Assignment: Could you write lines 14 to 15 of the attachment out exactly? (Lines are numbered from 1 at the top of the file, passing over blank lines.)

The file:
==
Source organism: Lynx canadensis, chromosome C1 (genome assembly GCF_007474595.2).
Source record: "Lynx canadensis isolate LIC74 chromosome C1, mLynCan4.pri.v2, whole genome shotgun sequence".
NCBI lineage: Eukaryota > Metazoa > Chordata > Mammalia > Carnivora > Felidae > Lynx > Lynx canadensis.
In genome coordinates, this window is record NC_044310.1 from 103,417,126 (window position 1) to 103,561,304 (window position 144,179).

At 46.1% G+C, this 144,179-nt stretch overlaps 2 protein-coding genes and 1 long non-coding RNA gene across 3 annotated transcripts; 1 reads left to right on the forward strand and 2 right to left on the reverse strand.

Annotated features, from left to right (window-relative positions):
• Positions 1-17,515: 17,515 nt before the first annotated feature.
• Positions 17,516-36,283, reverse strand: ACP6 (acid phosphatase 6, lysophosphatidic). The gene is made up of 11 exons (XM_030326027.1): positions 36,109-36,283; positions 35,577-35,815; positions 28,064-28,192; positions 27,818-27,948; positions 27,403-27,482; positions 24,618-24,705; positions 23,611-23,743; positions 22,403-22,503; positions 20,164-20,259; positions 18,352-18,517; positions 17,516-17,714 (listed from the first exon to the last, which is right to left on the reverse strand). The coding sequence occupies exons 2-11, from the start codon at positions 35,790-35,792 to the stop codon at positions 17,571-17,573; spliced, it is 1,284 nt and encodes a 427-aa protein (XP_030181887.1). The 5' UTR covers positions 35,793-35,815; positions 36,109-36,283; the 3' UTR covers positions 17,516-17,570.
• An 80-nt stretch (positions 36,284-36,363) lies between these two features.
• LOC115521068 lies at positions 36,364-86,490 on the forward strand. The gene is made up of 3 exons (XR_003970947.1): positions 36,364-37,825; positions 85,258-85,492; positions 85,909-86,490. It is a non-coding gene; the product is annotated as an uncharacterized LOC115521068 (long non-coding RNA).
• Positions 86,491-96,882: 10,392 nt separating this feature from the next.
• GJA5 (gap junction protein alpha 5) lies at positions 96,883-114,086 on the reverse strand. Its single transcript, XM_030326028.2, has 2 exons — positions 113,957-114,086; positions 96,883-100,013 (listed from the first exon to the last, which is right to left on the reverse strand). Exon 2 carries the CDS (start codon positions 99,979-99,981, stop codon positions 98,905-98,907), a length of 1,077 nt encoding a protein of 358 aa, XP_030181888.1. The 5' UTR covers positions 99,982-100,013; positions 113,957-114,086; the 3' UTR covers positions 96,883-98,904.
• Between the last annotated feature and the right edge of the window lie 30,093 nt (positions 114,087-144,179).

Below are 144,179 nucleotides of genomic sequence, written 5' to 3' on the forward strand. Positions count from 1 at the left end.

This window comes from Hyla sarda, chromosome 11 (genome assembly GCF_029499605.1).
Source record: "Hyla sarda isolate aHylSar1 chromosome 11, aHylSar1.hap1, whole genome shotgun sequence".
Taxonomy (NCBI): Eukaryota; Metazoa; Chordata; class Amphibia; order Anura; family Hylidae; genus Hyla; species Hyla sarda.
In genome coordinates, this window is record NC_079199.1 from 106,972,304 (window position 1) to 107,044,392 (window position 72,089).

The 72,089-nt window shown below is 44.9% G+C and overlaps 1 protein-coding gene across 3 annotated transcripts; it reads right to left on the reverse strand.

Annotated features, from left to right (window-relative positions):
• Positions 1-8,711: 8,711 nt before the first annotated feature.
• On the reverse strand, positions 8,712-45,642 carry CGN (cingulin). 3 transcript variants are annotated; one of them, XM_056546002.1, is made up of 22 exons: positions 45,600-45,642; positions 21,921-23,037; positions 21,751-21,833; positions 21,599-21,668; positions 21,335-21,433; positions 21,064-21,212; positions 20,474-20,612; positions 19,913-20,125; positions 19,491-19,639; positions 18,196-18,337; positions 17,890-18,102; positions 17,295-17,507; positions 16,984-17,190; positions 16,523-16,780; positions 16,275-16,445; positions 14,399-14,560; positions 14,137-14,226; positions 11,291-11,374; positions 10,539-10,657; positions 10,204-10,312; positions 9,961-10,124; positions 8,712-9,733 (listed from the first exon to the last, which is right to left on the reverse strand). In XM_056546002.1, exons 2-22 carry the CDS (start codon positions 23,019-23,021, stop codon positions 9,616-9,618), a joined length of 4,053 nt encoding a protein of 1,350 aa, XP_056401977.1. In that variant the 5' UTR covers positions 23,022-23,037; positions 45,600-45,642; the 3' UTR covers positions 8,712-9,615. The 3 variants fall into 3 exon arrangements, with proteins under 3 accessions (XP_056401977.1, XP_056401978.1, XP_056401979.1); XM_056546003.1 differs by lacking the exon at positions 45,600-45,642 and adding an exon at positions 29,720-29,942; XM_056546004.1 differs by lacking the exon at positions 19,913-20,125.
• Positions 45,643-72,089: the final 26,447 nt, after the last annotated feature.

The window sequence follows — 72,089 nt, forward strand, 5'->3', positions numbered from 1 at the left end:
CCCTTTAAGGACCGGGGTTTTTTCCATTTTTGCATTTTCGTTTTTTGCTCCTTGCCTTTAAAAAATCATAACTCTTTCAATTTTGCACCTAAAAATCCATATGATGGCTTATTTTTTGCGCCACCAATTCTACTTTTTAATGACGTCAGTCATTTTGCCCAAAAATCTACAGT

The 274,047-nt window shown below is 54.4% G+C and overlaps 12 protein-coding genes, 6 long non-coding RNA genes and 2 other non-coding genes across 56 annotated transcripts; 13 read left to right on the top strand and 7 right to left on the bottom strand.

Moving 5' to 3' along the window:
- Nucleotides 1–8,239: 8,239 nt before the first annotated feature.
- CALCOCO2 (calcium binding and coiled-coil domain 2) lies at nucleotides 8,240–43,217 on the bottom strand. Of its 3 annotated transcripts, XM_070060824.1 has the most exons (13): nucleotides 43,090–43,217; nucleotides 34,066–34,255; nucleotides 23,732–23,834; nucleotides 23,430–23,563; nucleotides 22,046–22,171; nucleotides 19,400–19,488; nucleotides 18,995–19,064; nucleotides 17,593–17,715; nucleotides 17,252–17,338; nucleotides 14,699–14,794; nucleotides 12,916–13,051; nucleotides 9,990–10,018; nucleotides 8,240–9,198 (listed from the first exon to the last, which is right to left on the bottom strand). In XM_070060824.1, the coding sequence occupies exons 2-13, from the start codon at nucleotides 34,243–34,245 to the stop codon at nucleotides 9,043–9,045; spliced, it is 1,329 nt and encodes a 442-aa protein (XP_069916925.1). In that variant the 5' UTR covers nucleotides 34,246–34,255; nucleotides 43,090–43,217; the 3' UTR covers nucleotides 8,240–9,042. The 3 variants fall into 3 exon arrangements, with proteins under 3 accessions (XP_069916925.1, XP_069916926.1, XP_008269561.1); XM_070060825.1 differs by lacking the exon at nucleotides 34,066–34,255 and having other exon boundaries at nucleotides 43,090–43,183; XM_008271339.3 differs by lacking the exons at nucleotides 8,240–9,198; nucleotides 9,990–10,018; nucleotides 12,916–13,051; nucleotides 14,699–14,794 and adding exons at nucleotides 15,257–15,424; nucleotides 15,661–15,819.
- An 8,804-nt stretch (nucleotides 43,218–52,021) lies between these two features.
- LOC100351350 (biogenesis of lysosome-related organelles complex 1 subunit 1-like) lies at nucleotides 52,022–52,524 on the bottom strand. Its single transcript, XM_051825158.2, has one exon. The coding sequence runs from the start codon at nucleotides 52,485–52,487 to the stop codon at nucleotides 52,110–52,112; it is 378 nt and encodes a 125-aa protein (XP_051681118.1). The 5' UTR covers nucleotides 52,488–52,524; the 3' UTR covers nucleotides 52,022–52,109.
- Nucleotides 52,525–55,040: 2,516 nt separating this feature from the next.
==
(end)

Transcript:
Below are 144,179 nucleotides of genomic sequence, written 5' to 3' on the forward strand. Positions count from 1 at the left end.

This window comes from Hyla sarda, chromosome 11 (genome assembly GCF_029499605.1).